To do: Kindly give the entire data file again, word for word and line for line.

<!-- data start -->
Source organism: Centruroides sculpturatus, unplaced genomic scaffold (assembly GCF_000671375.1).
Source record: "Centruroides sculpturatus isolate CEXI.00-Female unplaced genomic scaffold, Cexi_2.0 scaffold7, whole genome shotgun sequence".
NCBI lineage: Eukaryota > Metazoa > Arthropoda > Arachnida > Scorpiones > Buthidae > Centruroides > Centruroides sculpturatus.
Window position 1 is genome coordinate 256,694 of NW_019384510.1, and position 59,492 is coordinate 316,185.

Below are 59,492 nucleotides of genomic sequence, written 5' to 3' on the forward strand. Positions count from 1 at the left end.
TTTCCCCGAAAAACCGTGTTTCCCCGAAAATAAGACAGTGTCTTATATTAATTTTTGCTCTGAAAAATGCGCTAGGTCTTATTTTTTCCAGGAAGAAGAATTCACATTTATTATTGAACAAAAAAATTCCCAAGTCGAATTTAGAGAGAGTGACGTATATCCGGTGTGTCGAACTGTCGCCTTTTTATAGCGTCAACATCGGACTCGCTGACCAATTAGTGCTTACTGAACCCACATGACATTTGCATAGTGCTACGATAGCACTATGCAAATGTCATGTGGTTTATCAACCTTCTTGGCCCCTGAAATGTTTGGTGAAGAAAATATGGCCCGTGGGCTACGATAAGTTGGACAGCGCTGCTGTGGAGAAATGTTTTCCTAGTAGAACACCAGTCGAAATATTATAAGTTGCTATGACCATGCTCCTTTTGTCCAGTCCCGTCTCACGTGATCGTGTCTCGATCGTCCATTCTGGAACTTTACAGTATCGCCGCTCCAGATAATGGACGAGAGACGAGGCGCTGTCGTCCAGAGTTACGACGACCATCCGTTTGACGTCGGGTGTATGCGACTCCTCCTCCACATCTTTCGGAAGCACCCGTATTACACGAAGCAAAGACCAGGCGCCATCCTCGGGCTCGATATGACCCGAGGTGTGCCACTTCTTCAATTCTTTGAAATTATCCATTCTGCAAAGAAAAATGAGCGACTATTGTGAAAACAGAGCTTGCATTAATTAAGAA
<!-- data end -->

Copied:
Source organism: Centruroides sculpturatus, unplaced genomic scaffold (assembly GCF_000671375.1).
Source record: "Centruroides sculpturatus isolate CEXI.00-Female unplaced genomic scaffold, Cexi_2.0 scaffold7, whole genome shotgun sequence".
NCBI lineage: Eukaryota > Metazoa > Arthropoda > Arachnida > Scorpiones > Buthidae > Centruroides > Centruroides sculpturatus.
Window position 1 is genome coordinate 256,694 of NW_019384510.1, and position 59,492 is coordinate 316,185.

Below are 59,492 nucleotides of genomic sequence, written 5' to 3' on the forward strand. Positions count from 1 at the left end.
TTTCCCCGAAAAACCGTGTTTCCCCGAAAATAAGACAGTGTCTTATATTAATTTTTGCTCTGAAAAATGCGCTAGGTCTTATTTTTTCCAGGAAGAAGAATTCACATTTATTATTGAACAAAAAAATTCCCAAGTCGAATTTAGAGAGAGTGACGTATATCCGGTGTGTCGAACTGTCGCCTTTTTATAGCGTCAACATCGGACTCGCTGACCAATTAGTGCTTACTGAACCCACATGACATTTGCATAGTGCTACGATAGCACTATGCAAATGTCATGTGGTTTATCAACCTTCTTGGCCCCTGAAATGTTTGGTGAAGAAAATATGGCCCGTGGGCTACGATAAGTTGGACAGCGCTGCTGTGGAGAAATGTTTTCCTAGTAGAACACCAGTCGAAATATTATAAGTTGCTATGACCATGCTCCTTTTGTCCAGTCCCGTCTCACGTGATCGTGTCTCGATCGTCCATTCTGGAACTTTACAGTATCGCCGCTCCAGATAATGGACGAGAGACGAGGCGCTGTCGTCCAGAGTTACGACGACCATCCGTTTGACGTCGGGTGTATGCGACTCCTCCTCCACATCTTTCGGAAGCACCCGTATTACACGAAGCAAAGACCAGGCGCCATCCTCGGGCTCGATATGACCCGAGGTGTGCCACTTCTTCAATTCTTTGAAATTATCCATTCTGCAAAGAAAAATGAGCGACTATTGTGAAAACAGAGCTTGCATTAATTAAGAA